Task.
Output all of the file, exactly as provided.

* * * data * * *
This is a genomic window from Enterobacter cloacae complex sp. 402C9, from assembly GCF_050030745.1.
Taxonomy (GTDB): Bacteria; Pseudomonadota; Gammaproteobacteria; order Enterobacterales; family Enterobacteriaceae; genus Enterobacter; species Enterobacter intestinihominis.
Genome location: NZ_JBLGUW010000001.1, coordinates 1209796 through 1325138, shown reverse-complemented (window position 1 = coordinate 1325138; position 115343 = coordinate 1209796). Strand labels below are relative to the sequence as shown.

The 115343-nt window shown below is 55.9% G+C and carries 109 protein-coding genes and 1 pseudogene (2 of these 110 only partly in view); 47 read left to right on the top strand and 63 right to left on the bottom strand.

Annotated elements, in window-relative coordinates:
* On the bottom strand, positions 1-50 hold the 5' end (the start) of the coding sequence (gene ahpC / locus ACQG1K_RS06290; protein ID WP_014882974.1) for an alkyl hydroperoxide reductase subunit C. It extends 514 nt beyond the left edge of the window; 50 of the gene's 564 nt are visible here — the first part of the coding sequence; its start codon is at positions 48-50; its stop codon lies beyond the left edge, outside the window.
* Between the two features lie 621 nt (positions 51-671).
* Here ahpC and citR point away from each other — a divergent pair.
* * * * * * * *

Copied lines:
This is a genomic window from Enterobacter cloacae complex sp. 402C9, from assembly GCF_050030745.1.
Taxonomy (GTDB): Bacteria; Pseudomonadota; Gammaproteobacteria; order Enterobacterales; family Enterobacteriaceae; genus Enterobacter; species Enterobacter intestinihominis.
Genome location: NZ_JBLGUW010000001.1, coordinates 1209796 through 1325138, shown reverse-complemented (window position 1 = coordinate 1325138; position 115343 = coordinate 1209796). Strand labels below are relative to the sequence as shown.

The 115343-nt window shown below is 55.9% G+C and carries 109 protein-coding genes and 1 pseudogene (2 of these 110 only partly in view); 47 read left to right on the top strand and 63 right to left on the bottom strand.

Annotated elements, in window-relative coordinates:
* On the bottom strand, positions 1-50 hold the 5' end (the start) of the coding sequence (gene ahpC / locus ACQG1K_RS06290; protein ID WP_014882974.1) for an alkyl hydroperoxide reductase subunit C. It extends 514 nt beyond the left edge of the window; 50 of the gene's 564 nt are visible here — the first part of the coding sequence; its start codon is at positions 48-50; its stop codon lies beyond the left edge, outside the window.
* Between the two features lie 621 nt (positions 51-671).
* Here ahpC and citR point away from each other — a divergent pair.